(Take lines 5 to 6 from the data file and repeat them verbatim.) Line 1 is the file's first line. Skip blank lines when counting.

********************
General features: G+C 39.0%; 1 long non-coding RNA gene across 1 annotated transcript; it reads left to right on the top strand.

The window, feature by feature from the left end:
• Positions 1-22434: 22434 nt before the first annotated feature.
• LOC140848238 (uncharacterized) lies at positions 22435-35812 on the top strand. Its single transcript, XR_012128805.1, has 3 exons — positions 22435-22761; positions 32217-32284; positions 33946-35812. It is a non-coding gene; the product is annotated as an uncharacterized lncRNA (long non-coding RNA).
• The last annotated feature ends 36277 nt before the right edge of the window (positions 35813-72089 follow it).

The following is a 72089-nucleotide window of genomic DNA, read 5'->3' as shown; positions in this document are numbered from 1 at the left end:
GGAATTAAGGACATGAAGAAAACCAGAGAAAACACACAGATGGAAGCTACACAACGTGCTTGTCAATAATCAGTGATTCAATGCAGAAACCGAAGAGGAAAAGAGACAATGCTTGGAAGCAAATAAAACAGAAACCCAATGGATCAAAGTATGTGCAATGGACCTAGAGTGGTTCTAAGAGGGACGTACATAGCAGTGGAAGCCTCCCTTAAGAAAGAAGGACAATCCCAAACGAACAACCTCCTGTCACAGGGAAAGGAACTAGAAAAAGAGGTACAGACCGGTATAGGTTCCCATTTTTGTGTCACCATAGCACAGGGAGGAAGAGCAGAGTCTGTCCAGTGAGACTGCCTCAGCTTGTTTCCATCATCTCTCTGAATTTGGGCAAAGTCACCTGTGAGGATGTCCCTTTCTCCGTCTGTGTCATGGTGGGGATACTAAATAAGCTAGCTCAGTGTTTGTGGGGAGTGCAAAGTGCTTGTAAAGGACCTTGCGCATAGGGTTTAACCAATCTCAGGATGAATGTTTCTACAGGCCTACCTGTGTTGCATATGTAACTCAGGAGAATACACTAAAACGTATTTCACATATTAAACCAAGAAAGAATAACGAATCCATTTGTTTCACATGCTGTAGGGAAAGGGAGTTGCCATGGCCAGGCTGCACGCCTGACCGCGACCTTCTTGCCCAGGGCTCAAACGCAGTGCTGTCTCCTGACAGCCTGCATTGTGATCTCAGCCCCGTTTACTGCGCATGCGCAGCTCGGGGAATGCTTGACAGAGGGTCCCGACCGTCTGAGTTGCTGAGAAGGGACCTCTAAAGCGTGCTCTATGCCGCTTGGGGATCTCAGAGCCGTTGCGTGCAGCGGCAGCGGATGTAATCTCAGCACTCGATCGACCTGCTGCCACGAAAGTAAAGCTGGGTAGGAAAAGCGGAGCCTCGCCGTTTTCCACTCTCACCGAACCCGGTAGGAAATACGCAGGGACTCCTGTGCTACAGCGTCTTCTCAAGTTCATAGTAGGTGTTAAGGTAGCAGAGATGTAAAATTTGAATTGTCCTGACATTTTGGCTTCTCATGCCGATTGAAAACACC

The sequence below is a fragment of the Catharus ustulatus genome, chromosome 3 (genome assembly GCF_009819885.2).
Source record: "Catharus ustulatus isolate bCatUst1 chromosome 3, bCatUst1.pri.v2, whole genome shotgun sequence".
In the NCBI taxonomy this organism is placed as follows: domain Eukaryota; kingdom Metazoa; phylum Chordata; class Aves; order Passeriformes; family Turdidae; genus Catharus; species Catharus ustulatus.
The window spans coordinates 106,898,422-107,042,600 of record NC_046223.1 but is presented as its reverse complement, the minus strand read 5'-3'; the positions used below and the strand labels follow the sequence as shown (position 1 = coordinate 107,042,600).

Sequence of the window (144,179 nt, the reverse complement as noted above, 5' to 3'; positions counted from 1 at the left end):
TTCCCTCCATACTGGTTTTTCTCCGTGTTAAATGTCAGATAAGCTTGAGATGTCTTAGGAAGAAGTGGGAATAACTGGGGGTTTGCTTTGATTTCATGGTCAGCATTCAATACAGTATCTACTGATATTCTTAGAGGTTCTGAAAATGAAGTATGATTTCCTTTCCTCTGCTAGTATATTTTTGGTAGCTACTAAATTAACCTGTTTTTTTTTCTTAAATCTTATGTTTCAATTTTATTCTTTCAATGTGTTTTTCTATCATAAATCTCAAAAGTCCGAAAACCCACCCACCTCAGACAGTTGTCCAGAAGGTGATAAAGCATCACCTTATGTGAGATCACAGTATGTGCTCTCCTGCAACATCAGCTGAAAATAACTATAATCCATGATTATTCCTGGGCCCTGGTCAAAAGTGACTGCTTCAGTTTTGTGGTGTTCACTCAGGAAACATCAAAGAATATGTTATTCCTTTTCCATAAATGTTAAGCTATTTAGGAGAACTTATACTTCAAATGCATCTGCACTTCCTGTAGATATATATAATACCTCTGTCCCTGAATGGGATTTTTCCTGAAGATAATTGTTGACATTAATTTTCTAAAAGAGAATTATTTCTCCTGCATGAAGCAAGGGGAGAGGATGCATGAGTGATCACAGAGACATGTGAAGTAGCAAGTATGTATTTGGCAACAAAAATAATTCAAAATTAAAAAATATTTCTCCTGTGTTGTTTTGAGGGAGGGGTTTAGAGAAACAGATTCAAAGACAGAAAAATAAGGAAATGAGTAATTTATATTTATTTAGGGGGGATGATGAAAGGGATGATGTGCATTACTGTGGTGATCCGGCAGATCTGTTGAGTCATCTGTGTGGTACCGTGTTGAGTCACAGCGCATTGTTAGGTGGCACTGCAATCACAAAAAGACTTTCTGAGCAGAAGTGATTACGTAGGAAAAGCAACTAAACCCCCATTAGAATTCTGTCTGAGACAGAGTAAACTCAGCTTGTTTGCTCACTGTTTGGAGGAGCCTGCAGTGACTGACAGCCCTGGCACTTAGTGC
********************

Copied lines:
• The last annotated feature ends 36277 nt before the right edge of the window (positions 35813-72089 follow it).

The following is a 72089-nucleotide window of genomic DNA, read 5'->3' as shown; positions in this document are numbered from 1 at the left end: